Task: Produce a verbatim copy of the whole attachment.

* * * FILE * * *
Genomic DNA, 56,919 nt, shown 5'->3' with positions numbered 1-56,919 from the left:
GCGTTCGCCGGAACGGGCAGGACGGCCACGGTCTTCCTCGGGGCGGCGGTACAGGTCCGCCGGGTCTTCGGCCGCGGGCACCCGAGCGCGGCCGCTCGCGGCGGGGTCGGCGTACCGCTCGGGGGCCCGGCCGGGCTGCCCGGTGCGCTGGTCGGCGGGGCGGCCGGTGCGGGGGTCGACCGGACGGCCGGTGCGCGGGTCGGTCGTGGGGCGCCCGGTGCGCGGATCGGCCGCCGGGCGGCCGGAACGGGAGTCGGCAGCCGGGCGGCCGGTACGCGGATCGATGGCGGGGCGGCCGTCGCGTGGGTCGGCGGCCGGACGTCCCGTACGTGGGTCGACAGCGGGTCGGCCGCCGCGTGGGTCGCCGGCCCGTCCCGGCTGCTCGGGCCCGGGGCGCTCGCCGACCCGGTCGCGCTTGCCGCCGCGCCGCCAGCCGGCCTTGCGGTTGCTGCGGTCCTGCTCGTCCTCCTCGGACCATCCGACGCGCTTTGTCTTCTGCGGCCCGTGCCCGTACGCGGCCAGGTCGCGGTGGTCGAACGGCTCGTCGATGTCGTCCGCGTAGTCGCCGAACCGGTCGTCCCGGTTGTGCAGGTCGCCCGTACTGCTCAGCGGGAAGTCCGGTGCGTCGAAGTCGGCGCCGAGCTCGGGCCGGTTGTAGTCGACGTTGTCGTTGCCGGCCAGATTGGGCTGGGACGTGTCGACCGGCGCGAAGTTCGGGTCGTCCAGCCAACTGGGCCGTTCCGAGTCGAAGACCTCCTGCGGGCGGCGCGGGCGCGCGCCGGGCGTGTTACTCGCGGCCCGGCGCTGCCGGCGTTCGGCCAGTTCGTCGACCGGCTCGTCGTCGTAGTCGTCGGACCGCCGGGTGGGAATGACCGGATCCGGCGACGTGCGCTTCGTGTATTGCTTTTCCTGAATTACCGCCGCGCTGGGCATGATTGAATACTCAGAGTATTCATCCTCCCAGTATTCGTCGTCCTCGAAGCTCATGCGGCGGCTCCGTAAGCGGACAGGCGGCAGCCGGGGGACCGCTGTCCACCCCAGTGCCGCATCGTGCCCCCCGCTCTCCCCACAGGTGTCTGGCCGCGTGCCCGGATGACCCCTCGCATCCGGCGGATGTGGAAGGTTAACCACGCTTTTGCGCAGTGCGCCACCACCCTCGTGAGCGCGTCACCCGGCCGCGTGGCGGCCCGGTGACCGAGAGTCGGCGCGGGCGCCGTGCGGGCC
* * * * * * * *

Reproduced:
Genomic DNA, 56,919 nt, shown 5'->3' with positions numbered 1-56,919 from the left:
GCGTTCGCCGGAACGGGCAGGACGGCCACGGTCTTCCTCGGGGCGGCGGTACAGGTCCGCCGGGTCTTCGGCCGCGGGCACCCGAGCGCGGCCGCTCGCGGCGGGGTCGGCGTACCGCTCGGGGGCCCGGCCGGGCTGCCCGGTGCGCTGGTCGGCGGGGCGGCCGGTGCGGGGGTCGACCGGACGGCCGGTGCGCGGGTCGGTCGTGGGGCGCCCGGTGCGCGGATCGGCCGCCGGGCGGCCGGAACGGGAGTCGGCAGCCGGGCGGCCGGTACGCGGATCGATGGCGGGGCGGCCGTCGCGTGGGTCGGCGGCCGGACGTCCCGTACGTGGGTCGACAGCGGGTCGGCCGCCGCGTGGGTCGCCGGCCCGTCCCGGCTGCTCGGGCCCGGGGCGCTCGCCGACCCGGTCGCGCTTGCCGCCGCGCCGCCAGCCGGCCTTGCGGTTGCTGCGGTCCTGCTCGTCCTCCTCGGACCATCCGACGCGCTTTGTCTTCTGCGGCCCGTGCCCGTACGCGGCCAGGTCGCGGTGGTCGAACGGCTCGTCGATGTCGTCCGCGTAGTCGCCGAACCGGTCGTCCCGGTTGTGCAGGTCGCCCGTACTGCTCAGCGGGAAGTCCGGTGCGTCGAAGTCGGCGCCGAGCTCGGGCCGGTTGTAGTCGACGTTGTCGTTGCCGGCCAGATTGGGCTGGGACGTGTCGACCGGCGCGAAGTTCGGGTCGTCCAGCCAACTGGGCCGTTCCGAGTCGAAGACCTCCTGCGGGCGGCGCGGGCGCGCGCCGGGCGTGTTACTCGCGGCCCGGCGCTGCCGGCGTTCGGCCAGTTCGTCGACCGGCTCGTCGTCGTAGTCGTCGGACCGCCGGGTGGGAATGACCGGATCCGGCGACGTGCGCTTCGTGTATTGCTTTTCCTGAATTACCGCCGCGCTGGGCATGATTGAATACTCAGAGTATTCATCCTCCCAGTATTCGTCGTCCTCGAAGCTCATGCGGCGGCTCCGTAAGCGGACAGGCGGCAGCCGGGGGACCGCTGTCCACCCCAGTGCCGCATCGTGCCCCCCGCTCTCCCCACAGGTGTCTGGCCGCGTGCCCGGATGACCCCTCGCATCCGGCGGATGTGGAAGGTTAACCACGCTTTTGCGCAGTGCGCCACCACCCTCGTGAGCGCGTCACCCGGCCGCGTGGCGGCCCGGTGACCGAGAGTCGGCGCGGGCGCCGTGCGGGCC